Despite the efforts by government and its associates to deal with drinking problems through the Alcohol Harms Reduction Game Changer pilot project, alcohol and substance abuse remain the biggest significant challenge in Khayelitsha.
It is a problem that impacts badly socio-economically and is also a cause of young people’s death.
This was revealed during an oversight visit by MEC for Health, Dr Nomafrench Mbombo, on Monday January 22 to the Alcohol Harms Reduction Game Changer project at Khayelitsha District Hospital, one of the busiest hospitals in the city.
Khayelitsha Hospital doctors said an average of 200 people with stabbing wounds and gun wounds are treated at the hospital a month. The incidents are mostly alcohol related.
Explaining the reason for the congestion in the trauma and resuscitation units, Dr Kitesh Moodley and Dr Saad Lahri said young people are mostly the victims but older people were not spared and found themselves at the receiving end of alcohol related violence too.
Dr Moodley said the trauma unit treated 72% alcohol and drugs associated patients last year only. The resuscitation room treated 457 patients in August, 456 in September and 518 in December. Of these, 90% were males with an average age of 36.
The trauma united treated 200 patients a month but that increased in December to 227, a 13.5 increase. “Most are young boys. Alcohol reduction is highly needed in Khayelitsha. It is a significant challenge. The stabbings are neck, face, head and everywhere at times.
“We have to treat 45% (of patients) while we transfers 55% to Tygerberg Hospital,” he said.
He said it was worrying that many families are consuming alcohol on a huge scale. He, however, said the problem is not only in Khayelitsha but everywhere.
Emergency physician, Dr Saad Lahri, said alcohol and substance abuse were a global challenge but locally, Khayelitsha has a serious usage of the two. He said the hospital always treat people who are either stabbed or stabbed on big days and weekends.
He said on December 16 last year the hospital had five non-salvageable trauma deaths of young people. He said another problem contributor were things like Black Friday with their reduced alcohol prices. “Black Friday was an absolute disaster. We are still trying to collect the data on the day. We want to appeal to businesses not to put alcohol on sale. End of the month weekends are also a big challenge for us,” he said.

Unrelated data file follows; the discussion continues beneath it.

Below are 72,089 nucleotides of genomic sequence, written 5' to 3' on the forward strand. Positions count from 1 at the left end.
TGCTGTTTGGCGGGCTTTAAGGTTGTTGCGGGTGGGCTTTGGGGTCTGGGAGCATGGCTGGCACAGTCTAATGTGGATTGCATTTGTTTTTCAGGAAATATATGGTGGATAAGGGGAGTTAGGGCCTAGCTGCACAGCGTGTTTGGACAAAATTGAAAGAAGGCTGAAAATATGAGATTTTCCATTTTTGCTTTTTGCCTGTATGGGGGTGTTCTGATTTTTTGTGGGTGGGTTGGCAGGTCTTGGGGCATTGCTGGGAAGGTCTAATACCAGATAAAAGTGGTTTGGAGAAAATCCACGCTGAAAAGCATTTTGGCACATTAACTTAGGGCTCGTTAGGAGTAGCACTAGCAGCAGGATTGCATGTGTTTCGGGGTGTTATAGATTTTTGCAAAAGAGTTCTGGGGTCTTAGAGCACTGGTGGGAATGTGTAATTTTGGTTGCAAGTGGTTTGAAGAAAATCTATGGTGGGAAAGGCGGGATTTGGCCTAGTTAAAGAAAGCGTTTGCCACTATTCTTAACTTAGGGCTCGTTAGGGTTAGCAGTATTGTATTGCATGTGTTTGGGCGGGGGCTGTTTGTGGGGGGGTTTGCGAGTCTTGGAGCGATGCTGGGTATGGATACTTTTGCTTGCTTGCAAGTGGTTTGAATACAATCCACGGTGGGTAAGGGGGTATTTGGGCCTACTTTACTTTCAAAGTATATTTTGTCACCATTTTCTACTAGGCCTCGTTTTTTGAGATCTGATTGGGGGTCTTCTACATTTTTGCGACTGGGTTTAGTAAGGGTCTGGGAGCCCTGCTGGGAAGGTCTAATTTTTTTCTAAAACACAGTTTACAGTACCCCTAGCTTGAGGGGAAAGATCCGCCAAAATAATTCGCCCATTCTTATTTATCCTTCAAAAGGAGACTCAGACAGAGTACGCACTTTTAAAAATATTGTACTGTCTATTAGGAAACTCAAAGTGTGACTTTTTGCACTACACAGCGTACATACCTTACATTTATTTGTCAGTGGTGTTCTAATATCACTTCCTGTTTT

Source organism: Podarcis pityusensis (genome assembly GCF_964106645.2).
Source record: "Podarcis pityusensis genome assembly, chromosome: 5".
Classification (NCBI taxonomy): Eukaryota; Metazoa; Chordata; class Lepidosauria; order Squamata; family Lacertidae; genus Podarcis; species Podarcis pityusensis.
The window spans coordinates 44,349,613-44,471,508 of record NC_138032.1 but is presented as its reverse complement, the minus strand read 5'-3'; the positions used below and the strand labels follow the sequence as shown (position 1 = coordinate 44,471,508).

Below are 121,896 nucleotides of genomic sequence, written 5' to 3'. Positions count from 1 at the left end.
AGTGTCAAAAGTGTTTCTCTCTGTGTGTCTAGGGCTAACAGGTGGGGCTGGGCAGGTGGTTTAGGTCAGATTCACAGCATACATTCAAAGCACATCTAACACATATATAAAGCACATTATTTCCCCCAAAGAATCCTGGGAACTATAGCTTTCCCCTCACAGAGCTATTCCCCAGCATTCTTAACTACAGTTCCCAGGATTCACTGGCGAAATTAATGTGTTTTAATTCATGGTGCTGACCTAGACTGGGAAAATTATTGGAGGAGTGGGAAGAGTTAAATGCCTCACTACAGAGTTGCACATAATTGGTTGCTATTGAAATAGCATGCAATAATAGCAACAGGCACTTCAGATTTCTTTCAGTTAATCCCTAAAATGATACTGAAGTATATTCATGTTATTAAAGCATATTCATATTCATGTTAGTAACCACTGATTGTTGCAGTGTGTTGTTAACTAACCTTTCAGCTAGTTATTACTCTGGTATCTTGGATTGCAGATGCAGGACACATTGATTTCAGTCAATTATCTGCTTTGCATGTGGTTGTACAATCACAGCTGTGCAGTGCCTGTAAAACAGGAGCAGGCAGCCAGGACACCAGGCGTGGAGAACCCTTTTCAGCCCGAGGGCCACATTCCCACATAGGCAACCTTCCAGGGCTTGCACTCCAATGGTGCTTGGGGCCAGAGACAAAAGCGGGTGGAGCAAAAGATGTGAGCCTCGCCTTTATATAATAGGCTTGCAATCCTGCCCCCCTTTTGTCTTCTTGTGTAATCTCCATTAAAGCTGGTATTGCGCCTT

He said he was happy with the introduction of the Alcohol Harms Reduction Game Changer. He hopes that it will make a huge difference.
Dr Lahri said those who are are treated for alcohol related harm are screened and counselled.
Engaging the stakeholders at the hospital, Dr Mbombo emphasised the need for the game changer. She said alcohol related harm is destroying lives in the province, tearing apart the social fabric necessary to form resilient communities, and promote socio-economic development.
Dr Mbombo encouraged communities and the hospital board to work hand in hand in the fight against the alcohol scourge. She said the focus is on alcohol because it impact badly on the country. “The issue with alcohol is that people are losing jobs. It affects everyone in the house, including children. It has a socio-economic impact. That is why we have this pilot project. We are still going to introduce it in Gugulethu, Nyanga, Heideveld and other areas. We want to reduce deaths. The tap needs to be closed at the community level,” she said.
However, she said she was happy with how the project is welcomed and done at the hospital.
Chief executive officer of the hospital, Dr Anwar Kharwa, confirmed that Khayelitsha Hospital Emergency Centre (EC) is one of the busiest emergency centres in the metro, with an average headcount of 3 500 per month. He said the number include patients who present with a wide ranging set of problems, from minor to major illnesses, including road traffic crashes, and assault cases. He also confirmed that alcohol remains one of the biggest contributors to some of these cases that present to the hospital.
He said as a new hospital, there has been teething problems but he is happy they are steadily resolved.